Can Sandy Help Jolt America Out of Climate Change Denial?
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As bad as the presidential candidates have been, the mainstream media continues to treat climate change as a third-tier issue that matters only to a niche audience of environmentalists. Moderating the second Romney-Obama debate, CNN’s Candy Crowley did an admirable job of keeping the discussion moving and correcting candidates’ misstatements. But she reflected the media’s beltway mentality when she later explained why she had not brought up the climate issue. She had thought about it, she said—apparently she had been deluged with requests to do so from what she called “you climate people”—but in the end decided that the economy was really the issue people wanted to hear about.
Tell that to the insurance industry, which now faces at least $20 billion in damage claims following Hurricane Sandy. Tell it to America’s taxpayers, who are on the hook for an estimated $10–12 billion in additional uninsured damages—a figure that happens to equal the amount taxpayers already provide in subsidies to the oil, gas and coal industries that are most responsible not only for causing global warming but also for blocking government action against it. “How about instead of using our money to fuel climate change, we start using it to help people and stop future disasters?” asks Steve Kretzmann, executive director of Oil Change International.
Above all, tell it to Valerie Baulmer, the heartbroken mother of 11-year-old Jack, who was killed with his best friend, 13-year-old Michael Robson, when the ferocious winds of Hurricane Sandy blew down a tree that smashed the Baulmer’s house in New Salem, New York. “I lost my son,” Ms. Baulmer wailed as she fell into the arms of the boy’s uncle. “I lost my son.”
If there were any poetic justice, this superstorm “would be named Hurricane Chevron or Hurricane Exxon, not Hurricane Sandy,” wrote Bill McKibben, the author and founder of the activist group 350.org. By funding the disinformation campaign that has frightened elected officials out of taking action and left the United States as the only country in the industrialized world where the scientific consensus on man-made climate change is seen as somehow controversial, Chevron, Exxon-Mobil and the rest of the fossil fuel industry have made catastrophes like today’s both more likely and more deadly.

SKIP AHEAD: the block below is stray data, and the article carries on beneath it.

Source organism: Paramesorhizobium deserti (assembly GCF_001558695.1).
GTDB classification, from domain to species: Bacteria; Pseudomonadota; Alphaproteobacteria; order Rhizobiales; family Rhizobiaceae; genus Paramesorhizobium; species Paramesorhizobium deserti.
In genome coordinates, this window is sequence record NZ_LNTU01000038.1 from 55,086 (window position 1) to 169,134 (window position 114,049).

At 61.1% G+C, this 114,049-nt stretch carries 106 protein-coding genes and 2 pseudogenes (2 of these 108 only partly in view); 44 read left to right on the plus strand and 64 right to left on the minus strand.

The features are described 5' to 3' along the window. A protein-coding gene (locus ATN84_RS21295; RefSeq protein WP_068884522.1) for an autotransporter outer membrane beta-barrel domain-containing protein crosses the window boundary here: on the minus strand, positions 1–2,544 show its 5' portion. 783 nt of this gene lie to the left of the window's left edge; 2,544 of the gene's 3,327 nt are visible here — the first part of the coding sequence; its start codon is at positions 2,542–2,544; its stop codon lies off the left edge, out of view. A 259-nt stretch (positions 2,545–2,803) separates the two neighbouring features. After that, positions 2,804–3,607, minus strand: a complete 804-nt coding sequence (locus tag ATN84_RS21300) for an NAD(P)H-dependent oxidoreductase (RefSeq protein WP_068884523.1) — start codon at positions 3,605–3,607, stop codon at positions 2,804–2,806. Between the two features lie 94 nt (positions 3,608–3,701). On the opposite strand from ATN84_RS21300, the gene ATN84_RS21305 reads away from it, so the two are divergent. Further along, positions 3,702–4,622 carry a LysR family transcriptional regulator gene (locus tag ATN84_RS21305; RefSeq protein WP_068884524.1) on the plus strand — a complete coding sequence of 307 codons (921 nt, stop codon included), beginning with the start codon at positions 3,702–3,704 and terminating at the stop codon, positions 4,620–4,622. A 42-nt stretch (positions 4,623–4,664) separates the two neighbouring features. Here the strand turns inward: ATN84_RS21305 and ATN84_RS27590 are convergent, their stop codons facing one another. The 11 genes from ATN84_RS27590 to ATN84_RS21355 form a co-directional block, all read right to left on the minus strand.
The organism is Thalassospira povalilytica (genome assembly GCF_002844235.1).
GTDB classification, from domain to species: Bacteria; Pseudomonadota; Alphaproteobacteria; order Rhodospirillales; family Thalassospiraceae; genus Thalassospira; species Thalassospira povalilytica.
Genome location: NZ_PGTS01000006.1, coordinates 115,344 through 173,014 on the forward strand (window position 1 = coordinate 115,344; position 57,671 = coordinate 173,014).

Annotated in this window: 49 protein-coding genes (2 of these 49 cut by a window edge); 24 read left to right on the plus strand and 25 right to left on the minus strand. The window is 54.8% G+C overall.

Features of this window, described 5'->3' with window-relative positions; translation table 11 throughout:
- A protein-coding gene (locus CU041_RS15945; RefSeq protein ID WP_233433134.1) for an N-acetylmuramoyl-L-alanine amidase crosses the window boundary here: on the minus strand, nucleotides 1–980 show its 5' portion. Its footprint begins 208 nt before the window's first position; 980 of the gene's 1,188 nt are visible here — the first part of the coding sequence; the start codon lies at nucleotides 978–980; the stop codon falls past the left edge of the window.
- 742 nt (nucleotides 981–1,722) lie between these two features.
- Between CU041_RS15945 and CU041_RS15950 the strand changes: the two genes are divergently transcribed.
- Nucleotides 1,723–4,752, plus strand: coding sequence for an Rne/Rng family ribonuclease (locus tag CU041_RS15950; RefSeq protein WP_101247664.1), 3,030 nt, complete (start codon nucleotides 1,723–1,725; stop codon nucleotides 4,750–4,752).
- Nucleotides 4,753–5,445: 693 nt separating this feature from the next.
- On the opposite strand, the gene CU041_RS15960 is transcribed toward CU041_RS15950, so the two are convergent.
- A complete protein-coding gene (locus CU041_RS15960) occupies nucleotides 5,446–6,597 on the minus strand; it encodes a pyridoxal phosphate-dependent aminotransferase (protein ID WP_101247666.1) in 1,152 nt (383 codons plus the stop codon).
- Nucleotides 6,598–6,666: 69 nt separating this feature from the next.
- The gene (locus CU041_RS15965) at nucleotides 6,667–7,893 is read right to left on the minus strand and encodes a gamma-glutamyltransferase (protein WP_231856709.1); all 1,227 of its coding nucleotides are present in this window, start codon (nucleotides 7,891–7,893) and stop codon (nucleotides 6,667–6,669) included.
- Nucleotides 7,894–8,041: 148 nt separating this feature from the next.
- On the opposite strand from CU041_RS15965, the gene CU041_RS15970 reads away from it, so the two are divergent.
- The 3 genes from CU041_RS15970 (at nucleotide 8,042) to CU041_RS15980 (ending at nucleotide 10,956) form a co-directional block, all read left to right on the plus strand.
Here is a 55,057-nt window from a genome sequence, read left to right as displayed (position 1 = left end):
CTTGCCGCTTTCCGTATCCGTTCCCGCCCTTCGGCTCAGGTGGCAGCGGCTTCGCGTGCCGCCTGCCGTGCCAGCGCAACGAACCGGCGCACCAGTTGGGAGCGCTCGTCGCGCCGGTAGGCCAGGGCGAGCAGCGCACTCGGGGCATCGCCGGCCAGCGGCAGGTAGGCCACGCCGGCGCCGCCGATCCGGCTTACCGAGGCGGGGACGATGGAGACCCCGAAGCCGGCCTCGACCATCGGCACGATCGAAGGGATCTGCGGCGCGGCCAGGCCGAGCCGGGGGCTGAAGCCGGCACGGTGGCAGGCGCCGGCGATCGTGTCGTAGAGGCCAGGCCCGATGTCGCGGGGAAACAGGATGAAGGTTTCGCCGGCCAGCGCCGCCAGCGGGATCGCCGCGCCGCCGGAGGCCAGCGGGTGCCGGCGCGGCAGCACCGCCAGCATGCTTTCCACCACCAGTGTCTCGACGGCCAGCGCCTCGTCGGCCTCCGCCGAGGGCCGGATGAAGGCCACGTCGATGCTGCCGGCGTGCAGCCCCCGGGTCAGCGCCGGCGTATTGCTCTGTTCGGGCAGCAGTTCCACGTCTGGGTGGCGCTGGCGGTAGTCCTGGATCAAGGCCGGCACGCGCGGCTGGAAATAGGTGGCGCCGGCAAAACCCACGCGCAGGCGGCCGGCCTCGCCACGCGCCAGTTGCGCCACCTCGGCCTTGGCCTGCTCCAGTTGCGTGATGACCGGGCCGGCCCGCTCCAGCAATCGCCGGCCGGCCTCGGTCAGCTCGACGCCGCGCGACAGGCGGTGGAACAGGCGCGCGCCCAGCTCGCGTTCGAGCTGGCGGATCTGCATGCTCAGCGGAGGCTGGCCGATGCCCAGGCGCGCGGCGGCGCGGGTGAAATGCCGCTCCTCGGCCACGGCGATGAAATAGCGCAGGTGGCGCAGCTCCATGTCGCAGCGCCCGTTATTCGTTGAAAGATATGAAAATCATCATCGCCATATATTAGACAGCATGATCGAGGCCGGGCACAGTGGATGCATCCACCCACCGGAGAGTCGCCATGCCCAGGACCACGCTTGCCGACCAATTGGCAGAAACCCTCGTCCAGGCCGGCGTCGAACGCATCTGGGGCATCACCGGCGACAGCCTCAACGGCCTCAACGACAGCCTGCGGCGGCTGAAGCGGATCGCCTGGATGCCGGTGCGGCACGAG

But ours need not be a Greek tragedy. Especially in the wake of Hurricane Sandy, there is no reason to continue disregarding scientists’ warnings about where our current path leads. Nor is there reason to doubt that a better path is possible. The solutions we need—a dramatic increase in energy efficiency; a rapid shift to solar, wind and other clean energy sources; a reversal of our current government subsidy patterns to champion climate-friendly rather than climate-destructive policies; and much else—are already available. Moreover, they promise to advance economic prosperity and summon the best of the American people and spirit.
“We are free to make choices,” says Betsy Taylor, an environmental activist who leads Breakthrough Solutions.
“We can choose to garner all of our ingenuity, our workforce, our schools, churches, farmers, youth and military to transform our buildings, transit systems, food systems, and power sources to become the most efficient, clean energy economy on the planet. Or we can keep drilling and live with the nightmare of extreme droughts, floods and storms. And if fossil fuel companies stand in our way, they underestimate the fury of mothers and fathers who will lay down their lives to stop the drilling and protect their children.”
The challenge of climate change is no longer a technical one, if it ever was. The challenge has always been primarily political, political and ultimately economic, as exemplified by the de facto veto power the richest industry in human history, Big Oil, has long exercised over US federal policy. We as a civilization have known for more than 20 years how to stop global warming: we have to stop burning so much fossil fuel. But Big Oil won’t hear of it. They’d rather relocate the Farm Belt, as Exxon-Mobil CEO Rex Tillerson recently suggested, than leave the last drop of petroleum unburned.